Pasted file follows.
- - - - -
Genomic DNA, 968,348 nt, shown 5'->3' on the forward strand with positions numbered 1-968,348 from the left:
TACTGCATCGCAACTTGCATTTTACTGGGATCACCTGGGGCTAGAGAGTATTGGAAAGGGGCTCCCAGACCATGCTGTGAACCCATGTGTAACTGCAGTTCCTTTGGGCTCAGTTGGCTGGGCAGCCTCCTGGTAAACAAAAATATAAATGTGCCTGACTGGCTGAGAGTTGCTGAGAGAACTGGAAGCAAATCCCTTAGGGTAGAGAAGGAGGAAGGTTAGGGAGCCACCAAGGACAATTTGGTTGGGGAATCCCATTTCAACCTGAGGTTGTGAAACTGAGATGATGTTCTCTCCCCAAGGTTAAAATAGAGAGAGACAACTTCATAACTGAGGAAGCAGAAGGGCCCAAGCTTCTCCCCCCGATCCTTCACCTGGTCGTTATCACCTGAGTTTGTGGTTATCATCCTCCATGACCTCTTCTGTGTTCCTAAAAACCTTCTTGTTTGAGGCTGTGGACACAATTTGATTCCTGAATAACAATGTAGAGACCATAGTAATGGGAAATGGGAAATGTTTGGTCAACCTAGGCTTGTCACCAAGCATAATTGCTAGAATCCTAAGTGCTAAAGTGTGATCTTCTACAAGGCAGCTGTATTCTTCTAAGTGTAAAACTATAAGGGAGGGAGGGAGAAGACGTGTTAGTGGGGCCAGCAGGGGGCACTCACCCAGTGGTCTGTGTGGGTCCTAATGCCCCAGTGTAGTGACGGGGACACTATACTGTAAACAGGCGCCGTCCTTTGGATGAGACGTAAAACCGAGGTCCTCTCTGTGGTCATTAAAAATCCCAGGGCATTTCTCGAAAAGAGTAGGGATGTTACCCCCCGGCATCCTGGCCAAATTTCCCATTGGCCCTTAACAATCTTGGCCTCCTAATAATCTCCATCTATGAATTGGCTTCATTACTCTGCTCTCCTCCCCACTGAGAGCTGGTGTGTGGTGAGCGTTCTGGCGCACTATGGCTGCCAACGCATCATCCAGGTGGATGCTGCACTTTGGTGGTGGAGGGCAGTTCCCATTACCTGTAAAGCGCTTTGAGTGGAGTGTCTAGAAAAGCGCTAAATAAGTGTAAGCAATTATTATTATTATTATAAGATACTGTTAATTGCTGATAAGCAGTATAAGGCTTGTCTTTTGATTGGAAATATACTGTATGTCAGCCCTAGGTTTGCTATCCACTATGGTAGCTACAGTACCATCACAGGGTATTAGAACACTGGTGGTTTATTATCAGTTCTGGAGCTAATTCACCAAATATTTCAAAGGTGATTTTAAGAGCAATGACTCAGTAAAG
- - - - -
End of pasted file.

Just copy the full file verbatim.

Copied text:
Genomic DNA, 968,348 nt, shown 5'->3' on the forward strand with positions numbered 1-968,348 from the left:
TACTGCATCGCAACTTGCATTTTACTGGGATCACCTGGGGCTAGAGAGTATTGGAAAGGGGCTCCCAGACCATGCTGTGAACCCATGTGTAACTGCAGTTCCTTTGGGCTCAGTTGGCTGGGCAGCCTCCTGGTAAACAAAAATATAAATGTGCCTGACTGGCTGAGAGTTGCTGAGAGAACTGGAAGCAAATCCCTTAGGGTAGAGAAGGAGGAAGGTTAGGGAGCCACCAAGGACAATTTGGTTGGGGAATCCCATTTCAACCTGAGGTTGTGAAACTGAGATGATGTTCTCTCCCCAAGGTTAAAATAGAGAGAGACAACTTCATAACTGAGGAAGCAGAAGGGCCCAAGCTTCTCCCCCCGATCCTTCACCTGGTCGTTATCACCTGAGTTTGTGGTTATCATCCTCCATGACCTCTTCTGTGTTCCTAAAAACCTTCTTGTTTGAGGCTGTGGACACAATTTGATTCCTGAATAACAATGTAGAGACCATAGTAATGGGAAATGGGAAATGTTTGGTCAACCTAGGCTTGTCACCAAGCATAATTGCTAGAATCCTAAGTGCTAAAGTGTGATCTTCTACAAGGCAGCTGTATTCTTCTAAGTGTAAAACTATAAGGGAGGGAGGGAGAAGACGTGTTAGTGGGGCCAGCAGGGGGCACTCACCCAGTGGTCTGTGTGGGTCCTAATGCCCCAGTGTAGTGACGGGGACACTATACTGTAAACAGGCGCCGTCCTTTGGATGAGACGTAAAACCGAGGTCCTCTCTGTGGTCATTAAAAATCCCAGGGCATTTCTCGAAAAGAGTAGGGATGTTACCCCCCGGCATCCTGGCCAAATTTCCCATTGGCCCTTAACAATCTTGGCCTCCTAATAATCTCCATCTATGAATTGGCTTCATTACTCTGCTCTCCTCCCCACTGAGAGCTGGTGTGTGGTGAGCGTTCTGGCGCACTATGGCTGCCAACGCATCATCCAGGTGGATGCTGCACTTTGGTGGTGGAGGGCAGTTCCCATTACCTGTAAAGCGCTTTGAGTGGAGTGTCTAGAAAAGCGCTAAATAAGTGTAAGCAATTATTATTATTATTATAAGATACTGTTAATTGCTGATAAGCAGTATAAGGCTTGTCTTTTGATTGGAAATATACTGTATGTCAGCCCTAGGTTTGCTATCCACTATGGTAGCTACAGTACCATCACAGGGTATTAGAACACTGGTGGTTTATTATCAGTTCTGGAGCTAATTCACCAAATATTTCAAAGGTGATTTTAAGAGCAATGACTCAGTAAAG